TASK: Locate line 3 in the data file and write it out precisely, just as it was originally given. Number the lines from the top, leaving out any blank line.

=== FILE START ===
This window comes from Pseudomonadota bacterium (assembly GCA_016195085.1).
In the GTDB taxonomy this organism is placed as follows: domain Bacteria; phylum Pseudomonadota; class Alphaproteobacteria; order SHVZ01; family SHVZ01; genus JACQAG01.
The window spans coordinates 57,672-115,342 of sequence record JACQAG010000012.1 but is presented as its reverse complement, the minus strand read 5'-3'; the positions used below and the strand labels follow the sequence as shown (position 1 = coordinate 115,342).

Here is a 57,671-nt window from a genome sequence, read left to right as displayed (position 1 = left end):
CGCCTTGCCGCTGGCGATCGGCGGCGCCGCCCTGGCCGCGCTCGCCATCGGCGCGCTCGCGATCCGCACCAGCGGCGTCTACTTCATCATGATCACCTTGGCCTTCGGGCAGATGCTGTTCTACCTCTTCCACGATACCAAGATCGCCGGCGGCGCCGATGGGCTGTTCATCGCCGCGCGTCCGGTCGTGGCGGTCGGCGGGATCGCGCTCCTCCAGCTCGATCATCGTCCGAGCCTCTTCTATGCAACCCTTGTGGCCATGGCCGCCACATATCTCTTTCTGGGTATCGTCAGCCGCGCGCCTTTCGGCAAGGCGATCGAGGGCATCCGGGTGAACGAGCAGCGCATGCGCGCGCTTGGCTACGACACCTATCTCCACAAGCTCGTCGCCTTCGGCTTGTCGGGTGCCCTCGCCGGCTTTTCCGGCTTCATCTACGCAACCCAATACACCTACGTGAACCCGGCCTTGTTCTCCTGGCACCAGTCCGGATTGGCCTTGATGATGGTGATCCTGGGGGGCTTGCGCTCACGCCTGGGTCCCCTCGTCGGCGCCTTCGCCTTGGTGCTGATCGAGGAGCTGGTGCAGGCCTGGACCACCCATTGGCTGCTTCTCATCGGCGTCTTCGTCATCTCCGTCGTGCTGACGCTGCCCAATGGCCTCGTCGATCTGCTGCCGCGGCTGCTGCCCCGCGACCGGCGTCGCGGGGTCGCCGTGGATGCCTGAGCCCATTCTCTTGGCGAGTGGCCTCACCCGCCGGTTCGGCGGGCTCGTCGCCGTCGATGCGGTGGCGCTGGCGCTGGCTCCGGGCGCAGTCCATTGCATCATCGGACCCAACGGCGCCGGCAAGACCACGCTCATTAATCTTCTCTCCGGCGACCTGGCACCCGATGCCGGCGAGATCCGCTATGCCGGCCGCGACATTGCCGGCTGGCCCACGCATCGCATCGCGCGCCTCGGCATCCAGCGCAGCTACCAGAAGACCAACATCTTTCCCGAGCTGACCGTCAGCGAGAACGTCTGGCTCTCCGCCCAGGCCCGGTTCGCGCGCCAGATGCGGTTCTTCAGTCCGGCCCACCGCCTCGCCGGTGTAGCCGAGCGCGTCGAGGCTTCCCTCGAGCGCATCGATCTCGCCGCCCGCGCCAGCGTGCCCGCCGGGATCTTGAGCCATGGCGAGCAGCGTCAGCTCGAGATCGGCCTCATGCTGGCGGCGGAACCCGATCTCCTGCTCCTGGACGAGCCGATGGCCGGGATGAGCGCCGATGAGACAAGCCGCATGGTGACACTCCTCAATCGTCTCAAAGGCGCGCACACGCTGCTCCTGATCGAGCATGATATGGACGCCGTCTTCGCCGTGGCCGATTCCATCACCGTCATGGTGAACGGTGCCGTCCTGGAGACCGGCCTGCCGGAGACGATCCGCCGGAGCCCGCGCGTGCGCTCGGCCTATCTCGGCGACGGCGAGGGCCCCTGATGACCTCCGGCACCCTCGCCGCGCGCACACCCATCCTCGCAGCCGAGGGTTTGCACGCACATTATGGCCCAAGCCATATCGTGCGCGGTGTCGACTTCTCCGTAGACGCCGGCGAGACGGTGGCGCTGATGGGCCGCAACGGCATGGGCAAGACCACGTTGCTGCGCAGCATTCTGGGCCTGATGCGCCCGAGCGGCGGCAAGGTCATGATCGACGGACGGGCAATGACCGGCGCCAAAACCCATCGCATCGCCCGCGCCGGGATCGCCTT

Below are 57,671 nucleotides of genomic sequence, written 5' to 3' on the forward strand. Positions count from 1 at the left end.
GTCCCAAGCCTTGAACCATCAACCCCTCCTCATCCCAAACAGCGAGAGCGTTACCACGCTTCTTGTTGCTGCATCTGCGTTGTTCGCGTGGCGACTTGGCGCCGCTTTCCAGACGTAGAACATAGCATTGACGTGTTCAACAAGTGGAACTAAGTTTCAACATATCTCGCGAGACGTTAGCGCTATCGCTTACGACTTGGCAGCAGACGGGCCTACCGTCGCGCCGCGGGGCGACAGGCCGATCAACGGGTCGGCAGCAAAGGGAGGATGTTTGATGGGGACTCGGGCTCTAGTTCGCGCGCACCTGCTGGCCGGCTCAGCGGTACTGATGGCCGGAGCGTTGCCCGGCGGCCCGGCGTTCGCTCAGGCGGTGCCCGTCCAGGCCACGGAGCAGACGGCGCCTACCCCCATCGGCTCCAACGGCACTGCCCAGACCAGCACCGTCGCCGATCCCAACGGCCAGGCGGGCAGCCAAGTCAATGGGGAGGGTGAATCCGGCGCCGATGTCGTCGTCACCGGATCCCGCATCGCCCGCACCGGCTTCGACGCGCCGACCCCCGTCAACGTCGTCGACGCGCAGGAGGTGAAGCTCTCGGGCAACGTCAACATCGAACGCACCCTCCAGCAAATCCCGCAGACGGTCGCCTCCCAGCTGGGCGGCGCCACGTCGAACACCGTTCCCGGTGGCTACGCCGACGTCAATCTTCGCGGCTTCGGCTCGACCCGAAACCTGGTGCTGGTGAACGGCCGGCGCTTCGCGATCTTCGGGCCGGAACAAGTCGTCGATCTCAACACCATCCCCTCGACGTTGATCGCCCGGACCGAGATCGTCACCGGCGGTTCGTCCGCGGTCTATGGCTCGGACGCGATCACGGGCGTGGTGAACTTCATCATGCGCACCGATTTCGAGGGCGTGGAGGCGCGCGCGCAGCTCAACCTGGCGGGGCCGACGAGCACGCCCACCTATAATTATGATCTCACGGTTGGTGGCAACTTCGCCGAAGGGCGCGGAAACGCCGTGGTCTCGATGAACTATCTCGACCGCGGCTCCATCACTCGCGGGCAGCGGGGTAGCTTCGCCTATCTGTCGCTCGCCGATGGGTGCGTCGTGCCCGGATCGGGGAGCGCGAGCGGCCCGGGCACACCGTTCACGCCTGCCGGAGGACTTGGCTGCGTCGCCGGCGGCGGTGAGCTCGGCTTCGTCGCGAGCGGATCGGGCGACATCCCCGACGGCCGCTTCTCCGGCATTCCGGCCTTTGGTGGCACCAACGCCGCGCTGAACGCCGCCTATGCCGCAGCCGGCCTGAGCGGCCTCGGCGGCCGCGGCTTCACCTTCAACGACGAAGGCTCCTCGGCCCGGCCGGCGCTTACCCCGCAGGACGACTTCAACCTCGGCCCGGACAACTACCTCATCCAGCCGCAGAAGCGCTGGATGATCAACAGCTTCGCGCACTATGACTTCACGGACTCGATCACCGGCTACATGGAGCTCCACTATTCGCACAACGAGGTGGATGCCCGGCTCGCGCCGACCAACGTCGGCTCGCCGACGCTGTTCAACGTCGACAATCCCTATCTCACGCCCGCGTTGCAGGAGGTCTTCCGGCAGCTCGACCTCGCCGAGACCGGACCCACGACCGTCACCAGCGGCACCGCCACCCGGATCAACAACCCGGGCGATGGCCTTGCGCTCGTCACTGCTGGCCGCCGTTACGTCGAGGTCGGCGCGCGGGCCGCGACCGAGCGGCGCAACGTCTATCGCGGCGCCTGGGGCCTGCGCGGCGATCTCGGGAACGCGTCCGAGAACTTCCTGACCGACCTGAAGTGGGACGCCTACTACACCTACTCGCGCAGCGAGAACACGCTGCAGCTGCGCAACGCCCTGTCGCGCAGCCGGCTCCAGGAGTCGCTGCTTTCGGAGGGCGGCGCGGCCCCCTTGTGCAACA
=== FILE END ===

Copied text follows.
The window spans coordinates 57,672-115,342 of sequence record JACQAG010000012.1 but is presented as its reverse complement, the minus strand read 5'-3'; the positions used below and the strand labels follow the sequence as shown (position 1 = coordinate 115,342).